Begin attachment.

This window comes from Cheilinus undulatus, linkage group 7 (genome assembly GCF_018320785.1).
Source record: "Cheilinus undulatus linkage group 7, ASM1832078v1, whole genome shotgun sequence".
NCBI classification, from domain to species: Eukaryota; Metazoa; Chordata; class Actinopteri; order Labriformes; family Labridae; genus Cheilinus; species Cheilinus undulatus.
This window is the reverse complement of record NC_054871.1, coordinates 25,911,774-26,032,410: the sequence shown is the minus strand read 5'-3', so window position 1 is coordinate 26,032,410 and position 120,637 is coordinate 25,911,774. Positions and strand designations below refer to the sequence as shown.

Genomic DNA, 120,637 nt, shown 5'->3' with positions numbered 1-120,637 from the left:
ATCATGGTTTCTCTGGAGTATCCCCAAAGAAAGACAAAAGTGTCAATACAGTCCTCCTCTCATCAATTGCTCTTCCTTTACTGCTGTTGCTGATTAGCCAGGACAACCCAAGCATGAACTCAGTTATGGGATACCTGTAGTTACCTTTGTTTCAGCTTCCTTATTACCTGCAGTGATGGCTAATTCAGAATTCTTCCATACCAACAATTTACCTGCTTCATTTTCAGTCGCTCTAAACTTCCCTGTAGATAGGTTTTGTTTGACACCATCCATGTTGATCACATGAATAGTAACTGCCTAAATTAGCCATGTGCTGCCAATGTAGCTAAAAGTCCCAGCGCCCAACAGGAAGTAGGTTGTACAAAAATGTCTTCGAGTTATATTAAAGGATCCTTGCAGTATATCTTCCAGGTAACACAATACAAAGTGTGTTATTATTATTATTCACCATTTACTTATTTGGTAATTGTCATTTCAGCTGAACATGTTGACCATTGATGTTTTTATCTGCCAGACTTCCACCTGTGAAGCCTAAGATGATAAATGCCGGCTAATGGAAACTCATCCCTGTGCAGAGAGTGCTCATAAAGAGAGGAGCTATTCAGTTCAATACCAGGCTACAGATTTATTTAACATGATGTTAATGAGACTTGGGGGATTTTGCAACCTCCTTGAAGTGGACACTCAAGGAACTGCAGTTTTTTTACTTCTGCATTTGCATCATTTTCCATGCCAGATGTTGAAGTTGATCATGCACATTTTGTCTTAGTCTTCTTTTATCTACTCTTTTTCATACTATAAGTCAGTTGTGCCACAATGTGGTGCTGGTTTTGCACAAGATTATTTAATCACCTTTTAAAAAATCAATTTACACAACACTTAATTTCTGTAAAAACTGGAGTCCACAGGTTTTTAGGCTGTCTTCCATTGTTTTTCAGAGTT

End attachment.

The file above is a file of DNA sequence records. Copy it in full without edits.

This window comes from Cheilinus undulatus, linkage group 7 (genome assembly GCF_018320785.1).
Source record: "Cheilinus undulatus linkage group 7, ASM1832078v1, whole genome shotgun sequence".
NCBI classification, from domain to species: Eukaryota; Metazoa; Chordata; class Actinopteri; order Labriformes; family Labridae; genus Cheilinus; species Cheilinus undulatus.
This window is the reverse complement of record NC_054871.1, coordinates 25,911,774-26,032,410: the sequence shown is the minus strand read 5'-3', so window position 1 is coordinate 26,032,410 and position 120,637 is coordinate 25,911,774. Positions and strand designations below refer to the sequence as shown.

Genomic DNA, 120,637 nt, shown 5'->3' with positions numbered 1-120,637 from the left:
ATCATGGTTTCTCTGGAGTATCCCCAAAGAAAGACAAAAGTGTCAATACAGTCCTCCTCTCATCAATTGCTCTTCCTTTACTGCTGTTGCTGATTAGCCAGGACAACCCAAGCATGAACTCAGTTATGGGATACCTGTAGTTACCTTTGTTTCAGCTTCCTTATTACCTGCAGTGATGGCTAATTCAGAATTCTTCCATACCAACAATTTACCTGCTTCATTTTCAGTCGCTCTAAACTTCCCTGTAGATAGGTTTTGTTTGACACCATCCATGTTGATCACATGAATAGTAACTGCCTAAATTAGCCATGTGCTGCCAATGTAGCTAAAAGTCCCAGCGCCCAACAGGAAGTAGGTTGTACAAAAATGTCTTCGAGTTATATTAAAGGATCCTTGCAGTATATCTTCCAGGTAACACAATACAAAGTGTGTTATTATTATTATTCACCATTTACTTATTTGGTAATTGTCATTTCAGCTGAACATGTTGACCATTGATGTTTTTATCTGCCAGACTTCCACCTGTGAAGCCTAAGATGATAAATGCCGGCTAATGGAAACTCATCCCTGTGCAGAGAGTGCTCATAAAGAGAGGAGCTATTCAGTTCAATACCAGGCTACAGATTTATTTAACATGATGTTAATGAGACTTGGGGGATTTTGCAACCTCCTTGAAGTGGACACTCAAGGAACTGCAGTTTTTTTACTTCTGCATTTGCATCATTTTCCATGCCAGATGTTGAAGTTGATCATGCACATTTTGTCTTAGTCTTCTTTTATCTACTCTTTTTCATACTATAAGTCAGTTGTGCCACAATGTGGTGCTGGTTTTGCACAAGATTATTTAATCACCTTTTAAAAAATCAATTTACACAACACTTAATTTCTGTAAAAACTGGAGTCCACAGGTTTTTAGGCTGTCTTCCATTGTTTTTCAGAGTT